Like I previously did for the film The Merchant of Venice, I’d like to portray the differences and perks the film version of Henry V has over the Shakespearean play by the same name:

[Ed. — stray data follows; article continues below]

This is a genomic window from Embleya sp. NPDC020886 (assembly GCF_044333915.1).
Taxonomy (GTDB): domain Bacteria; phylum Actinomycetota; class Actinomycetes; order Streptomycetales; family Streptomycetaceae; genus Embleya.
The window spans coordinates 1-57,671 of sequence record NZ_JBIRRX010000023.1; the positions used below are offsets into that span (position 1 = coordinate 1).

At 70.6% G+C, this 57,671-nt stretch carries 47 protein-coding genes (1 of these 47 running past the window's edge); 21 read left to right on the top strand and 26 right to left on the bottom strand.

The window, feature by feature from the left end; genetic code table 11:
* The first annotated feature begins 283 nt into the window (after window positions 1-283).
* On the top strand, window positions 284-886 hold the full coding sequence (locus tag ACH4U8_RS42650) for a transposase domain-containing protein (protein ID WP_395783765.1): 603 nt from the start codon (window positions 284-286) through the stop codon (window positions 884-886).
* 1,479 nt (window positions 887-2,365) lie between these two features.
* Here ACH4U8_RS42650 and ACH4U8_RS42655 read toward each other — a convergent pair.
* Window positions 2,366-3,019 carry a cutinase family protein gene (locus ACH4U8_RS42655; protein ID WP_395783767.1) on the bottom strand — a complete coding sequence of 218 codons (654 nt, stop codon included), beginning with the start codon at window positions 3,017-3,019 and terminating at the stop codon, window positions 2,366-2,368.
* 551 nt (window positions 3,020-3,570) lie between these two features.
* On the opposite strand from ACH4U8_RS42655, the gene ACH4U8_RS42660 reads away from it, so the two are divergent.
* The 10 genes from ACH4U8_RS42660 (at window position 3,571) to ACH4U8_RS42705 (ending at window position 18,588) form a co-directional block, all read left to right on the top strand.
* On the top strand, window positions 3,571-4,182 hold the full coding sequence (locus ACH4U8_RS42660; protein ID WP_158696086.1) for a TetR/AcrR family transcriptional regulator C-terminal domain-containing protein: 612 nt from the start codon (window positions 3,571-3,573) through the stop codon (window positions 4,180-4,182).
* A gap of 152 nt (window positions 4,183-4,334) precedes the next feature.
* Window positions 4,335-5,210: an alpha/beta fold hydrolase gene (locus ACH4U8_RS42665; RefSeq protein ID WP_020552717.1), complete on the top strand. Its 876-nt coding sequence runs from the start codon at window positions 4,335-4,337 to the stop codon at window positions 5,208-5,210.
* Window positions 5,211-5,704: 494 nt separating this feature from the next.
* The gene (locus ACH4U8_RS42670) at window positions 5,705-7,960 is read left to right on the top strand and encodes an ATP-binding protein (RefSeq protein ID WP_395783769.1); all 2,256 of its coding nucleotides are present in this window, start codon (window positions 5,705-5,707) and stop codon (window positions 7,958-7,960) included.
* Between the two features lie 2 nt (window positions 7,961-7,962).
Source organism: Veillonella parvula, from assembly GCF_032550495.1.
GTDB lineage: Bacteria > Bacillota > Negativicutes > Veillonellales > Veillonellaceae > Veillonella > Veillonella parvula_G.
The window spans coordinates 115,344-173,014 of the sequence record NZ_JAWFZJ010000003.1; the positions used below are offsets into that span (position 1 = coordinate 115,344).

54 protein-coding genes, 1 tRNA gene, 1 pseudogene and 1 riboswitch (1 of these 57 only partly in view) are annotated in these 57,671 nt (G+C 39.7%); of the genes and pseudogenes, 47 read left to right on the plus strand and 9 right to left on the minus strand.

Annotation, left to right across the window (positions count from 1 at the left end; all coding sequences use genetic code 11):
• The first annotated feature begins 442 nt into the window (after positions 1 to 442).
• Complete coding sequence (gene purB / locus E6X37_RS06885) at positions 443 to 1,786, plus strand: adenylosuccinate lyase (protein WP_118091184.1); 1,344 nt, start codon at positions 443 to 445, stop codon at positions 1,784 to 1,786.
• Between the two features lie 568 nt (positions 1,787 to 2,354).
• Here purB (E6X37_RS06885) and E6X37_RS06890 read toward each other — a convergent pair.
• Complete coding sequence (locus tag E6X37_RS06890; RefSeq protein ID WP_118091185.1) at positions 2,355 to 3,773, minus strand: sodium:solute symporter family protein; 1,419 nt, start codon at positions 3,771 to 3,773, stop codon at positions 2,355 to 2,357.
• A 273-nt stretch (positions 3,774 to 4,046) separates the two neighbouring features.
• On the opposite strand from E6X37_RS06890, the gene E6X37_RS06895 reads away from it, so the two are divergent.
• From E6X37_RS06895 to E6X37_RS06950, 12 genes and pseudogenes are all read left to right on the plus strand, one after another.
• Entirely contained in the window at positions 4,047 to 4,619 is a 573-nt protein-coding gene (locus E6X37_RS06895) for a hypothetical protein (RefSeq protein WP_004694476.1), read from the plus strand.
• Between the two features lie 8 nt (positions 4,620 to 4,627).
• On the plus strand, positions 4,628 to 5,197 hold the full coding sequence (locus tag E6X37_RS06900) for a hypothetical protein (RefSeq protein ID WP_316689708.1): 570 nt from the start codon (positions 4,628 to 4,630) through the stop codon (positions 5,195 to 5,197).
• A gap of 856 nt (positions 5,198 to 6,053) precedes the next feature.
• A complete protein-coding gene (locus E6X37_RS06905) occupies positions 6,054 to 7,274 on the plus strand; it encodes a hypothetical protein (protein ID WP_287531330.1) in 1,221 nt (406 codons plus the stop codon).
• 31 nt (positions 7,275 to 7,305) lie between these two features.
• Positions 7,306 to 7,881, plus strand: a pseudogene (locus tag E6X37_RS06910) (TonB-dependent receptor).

- Unlike Shakespeare’s written work Henry V, the film adaptation by the same name is able to add emphasis to scenes through the careful selection of the characters’ costumes. When first introduced, Henry is darned in brown leather which sharply contrasts Canterbury’s harsh red cloak and gold jewelry. Just from this distinction, the audience can begin to infer that Henry is (for the most part) sensible, down-to-earth, well-intended in his actions, and a hard worker; leather is commonly deeply associated with the earth, homeliness and strength/labor. On the other hand, due to just an analysis of his clothing one can assume that Canterbury and (since he is the archbishop and therefore represents the church) the church in general is cloaked in blood, a readiness for war, and a need to separate itself from the lower class. Henry’s leather ties him to the people immediately; a connection that one really is not confronted with in the play until Act 4, Scene 1 when Henry talks to his soldiers as a commoner and his kingly status goes unnoticed. And, just as Henry’s attributes are later portrayed through his actions, so are the archbishop’s in Act 1, Scenes 1 and 2 when the church is wanting to financially support the King in his war with France with more money than the church has ever lent out before, when Canterbury is willing to bet his right intentions for the war on his own life, and when Ely (another extension of the church) directly refers to blood/brotherhood in Act 1, Scene 2, Lines 115-121. The film adaptation’s visual aspect in clothing layers the exact same story under the play’s original dialogue.